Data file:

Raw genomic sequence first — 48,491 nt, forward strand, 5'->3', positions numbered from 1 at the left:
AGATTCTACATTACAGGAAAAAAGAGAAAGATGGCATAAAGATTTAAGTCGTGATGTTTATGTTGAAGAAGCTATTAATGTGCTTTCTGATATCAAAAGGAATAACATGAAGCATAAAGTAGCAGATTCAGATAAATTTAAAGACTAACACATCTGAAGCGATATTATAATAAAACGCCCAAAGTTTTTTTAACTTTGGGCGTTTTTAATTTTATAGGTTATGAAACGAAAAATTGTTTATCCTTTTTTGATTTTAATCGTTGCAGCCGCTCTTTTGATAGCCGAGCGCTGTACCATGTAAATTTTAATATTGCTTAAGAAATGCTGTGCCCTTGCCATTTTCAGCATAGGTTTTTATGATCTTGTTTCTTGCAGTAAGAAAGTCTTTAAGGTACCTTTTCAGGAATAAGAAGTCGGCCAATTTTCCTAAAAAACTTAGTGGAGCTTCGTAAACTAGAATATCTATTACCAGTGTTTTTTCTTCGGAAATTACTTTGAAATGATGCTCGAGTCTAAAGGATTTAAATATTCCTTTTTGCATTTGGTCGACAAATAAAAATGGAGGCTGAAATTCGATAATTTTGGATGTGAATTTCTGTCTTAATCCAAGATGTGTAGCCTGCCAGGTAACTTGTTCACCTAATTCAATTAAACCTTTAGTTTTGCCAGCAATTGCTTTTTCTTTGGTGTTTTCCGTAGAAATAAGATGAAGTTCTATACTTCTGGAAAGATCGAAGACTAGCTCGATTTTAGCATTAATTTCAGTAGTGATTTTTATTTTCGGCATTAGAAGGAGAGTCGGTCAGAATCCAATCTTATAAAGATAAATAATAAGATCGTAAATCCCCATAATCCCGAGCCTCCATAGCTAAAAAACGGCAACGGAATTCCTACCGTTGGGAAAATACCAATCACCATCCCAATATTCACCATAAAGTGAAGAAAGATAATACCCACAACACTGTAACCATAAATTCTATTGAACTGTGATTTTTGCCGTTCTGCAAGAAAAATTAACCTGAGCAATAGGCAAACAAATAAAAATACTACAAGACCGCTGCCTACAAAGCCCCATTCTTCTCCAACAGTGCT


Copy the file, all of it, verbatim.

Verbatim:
Raw genomic sequence first — 48,491 nt, forward strand, 5'->3', positions numbered from 1 at the left:
AGATTCTACATTACAGGAAAAAAGAGAAAGATGGCATAAAGATTTAAGTCGTGATGTTTATGTTGAAGAAGCTATTAATGTGCTTTCTGATATCAAAAGGAATAACATGAAGCATAAAGTAGCAGATTCAGATAAATTTAAAGACTAACACATCTGAAGCGATATTATAATAAAACGCCCAAAGTTTTTTTAACTTTGGGCGTTTTTAATTTTATAGGTTATGAAACGAAAAATTGTTTATCCTTTTTTGATTTTAATCGTTGCAGCCGCTCTTTTGATAGCCGAGCGCTGTACCATGTAAATTTTAATATTGCTTAAGAAATGCTGTGCCCTTGCCATTTTCAGCATAGGTTTTTATGATCTTGTTTCTTGCAGTAAGAAAGTCTTTAAGGTACCTTTTCAGGAATAAGAAGTCGGCCAATTTTCCTAAAAAACTTAGTGGAGCTTCGTAAACTAGAATATCTATTACCAGTGTTTTTTCTTCGGAAATTACTTTGAAATGATGCTCGAGTCTAAAGGATTTAAATATTCCTTTTTGCATTTGGTCGACAAATAAAAATGGAGGCTGAAATTCGATAATTTTGGATGTGAATTTCTGTCTTAATCCAAGATGTGTAGCCTGCCAGGTAACTTGTTCACCTAATTCAATTAAACCTTTAGTTTTGCCAGCAATTGCTTTTTCTTTGGTGTTTTCCGTAGAAATAAGATGAAGTTCTATACTTCTGGAAAGATCGAAGACTAGCTCGATTTTAGCATTAATTTCAGTAGTGATTTTTATTTTCGGCATTAGAAGGAGAGTCGGTCAGAATCCAATCTTATAAAGATAAATAATAAGATCGTAAATCCCCATAATCCCGAGCCTCCATAGCTAAAAAACGGCAACGGAATTCCTACCGTTGGGAAAATACCAATCACCATCCCAATATTCACCATAAAGTGAAGAAAGATAATACCCACAACACTGTAACCATAAATTCTATTGAACTGTGATTTTTGCCGTTCTGCAAGAAAAATTAACCTGAGCAATAGGCAAACAAATAAAAATACTACAAGACCGCTGCCTACAAAGCCCCATTCTTCTCCAACAGTGCT